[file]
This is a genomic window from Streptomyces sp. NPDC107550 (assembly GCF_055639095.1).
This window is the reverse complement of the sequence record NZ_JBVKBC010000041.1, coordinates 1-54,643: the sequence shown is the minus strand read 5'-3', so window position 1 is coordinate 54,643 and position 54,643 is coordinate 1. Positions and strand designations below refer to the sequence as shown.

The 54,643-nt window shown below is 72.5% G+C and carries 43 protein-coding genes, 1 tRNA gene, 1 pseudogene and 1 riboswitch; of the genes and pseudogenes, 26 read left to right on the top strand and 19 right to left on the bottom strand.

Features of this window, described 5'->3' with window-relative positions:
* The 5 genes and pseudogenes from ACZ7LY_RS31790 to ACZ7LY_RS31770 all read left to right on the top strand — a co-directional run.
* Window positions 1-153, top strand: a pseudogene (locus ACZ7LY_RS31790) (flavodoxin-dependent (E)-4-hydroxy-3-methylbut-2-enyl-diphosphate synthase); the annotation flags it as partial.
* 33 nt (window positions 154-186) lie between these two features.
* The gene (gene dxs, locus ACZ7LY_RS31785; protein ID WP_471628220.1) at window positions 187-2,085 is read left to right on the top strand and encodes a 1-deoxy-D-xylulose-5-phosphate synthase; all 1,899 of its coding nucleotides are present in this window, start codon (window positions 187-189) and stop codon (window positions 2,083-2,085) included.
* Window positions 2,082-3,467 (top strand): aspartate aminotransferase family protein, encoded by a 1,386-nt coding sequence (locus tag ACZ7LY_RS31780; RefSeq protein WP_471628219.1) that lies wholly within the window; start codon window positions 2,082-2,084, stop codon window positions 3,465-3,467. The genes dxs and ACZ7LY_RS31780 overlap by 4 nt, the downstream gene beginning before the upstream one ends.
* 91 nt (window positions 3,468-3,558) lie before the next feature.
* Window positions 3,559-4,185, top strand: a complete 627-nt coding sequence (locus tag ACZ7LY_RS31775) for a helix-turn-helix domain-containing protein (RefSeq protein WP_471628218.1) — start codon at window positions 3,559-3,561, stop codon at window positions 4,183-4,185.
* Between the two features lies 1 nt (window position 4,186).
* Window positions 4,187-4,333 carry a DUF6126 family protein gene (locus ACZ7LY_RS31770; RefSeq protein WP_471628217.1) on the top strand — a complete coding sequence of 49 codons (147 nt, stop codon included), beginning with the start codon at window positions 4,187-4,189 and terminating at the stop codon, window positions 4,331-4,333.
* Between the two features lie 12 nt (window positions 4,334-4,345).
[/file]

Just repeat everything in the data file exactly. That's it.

This is a genomic window from Streptomyces sp. NPDC107550 (assembly GCF_055639095.1).
This window is the reverse complement of the sequence record NZ_JBVKBC010000041.1, coordinates 1-54,643: the sequence shown is the minus strand read 5'-3', so window position 1 is coordinate 54,643 and position 54,643 is coordinate 1. Positions and strand designations below refer to the sequence as shown.

The 54,643-nt window shown below is 72.5% G+C and carries 43 protein-coding genes, 1 tRNA gene, 1 pseudogene and 1 riboswitch; of the genes and pseudogenes, 26 read left to right on the top strand and 19 right to left on the bottom strand.

Features of this window, described 5'->3' with window-relative positions:
* The 5 genes and pseudogenes from ACZ7LY_RS31790 to ACZ7LY_RS31770 all read left to right on the top strand — a co-directional run.
* Window positions 1-153, top strand: a pseudogene (locus ACZ7LY_RS31790) (flavodoxin-dependent (E)-4-hydroxy-3-methylbut-2-enyl-diphosphate synthase); the annotation flags it as partial.
* 33 nt (window positions 154-186) lie between these two features.
* The gene (gene dxs, locus ACZ7LY_RS31785; protein ID WP_471628220.1) at window positions 187-2,085 is read left to right on the top strand and encodes a 1-deoxy-D-xylulose-5-phosphate synthase; all 1,899 of its coding nucleotides are present in this window, start codon (window positions 187-189) and stop codon (window positions 2,083-2,085) included.
* Window positions 2,082-3,467 (top strand): aspartate aminotransferase family protein, encoded by a 1,386-nt coding sequence (locus tag ACZ7LY_RS31780; RefSeq protein WP_471628219.1) that lies wholly within the window; start codon window positions 2,082-2,084, stop codon window positions 3,465-3,467. The genes dxs and ACZ7LY_RS31780 overlap by 4 nt, the downstream gene beginning before the upstream one ends.
* 91 nt (window positions 3,468-3,558) lie before the next feature.
* Window positions 3,559-4,185, top strand: a complete 627-nt coding sequence (locus tag ACZ7LY_RS31775) for a helix-turn-helix domain-containing protein (RefSeq protein WP_471628218.1) — start codon at window positions 3,559-3,561, stop codon at window positions 4,183-4,185.
* Between the two features lies 1 nt (window position 4,186).
* Window positions 4,187-4,333 carry a DUF6126 family protein gene (locus ACZ7LY_RS31770; RefSeq protein WP_471628217.1) on the top strand — a complete coding sequence of 49 codons (147 nt, stop codon included), beginning with the start codon at window positions 4,187-4,189 and terminating at the stop codon, window positions 4,331-4,333.
* Between the two features lie 12 nt (window positions 4,334-4,345).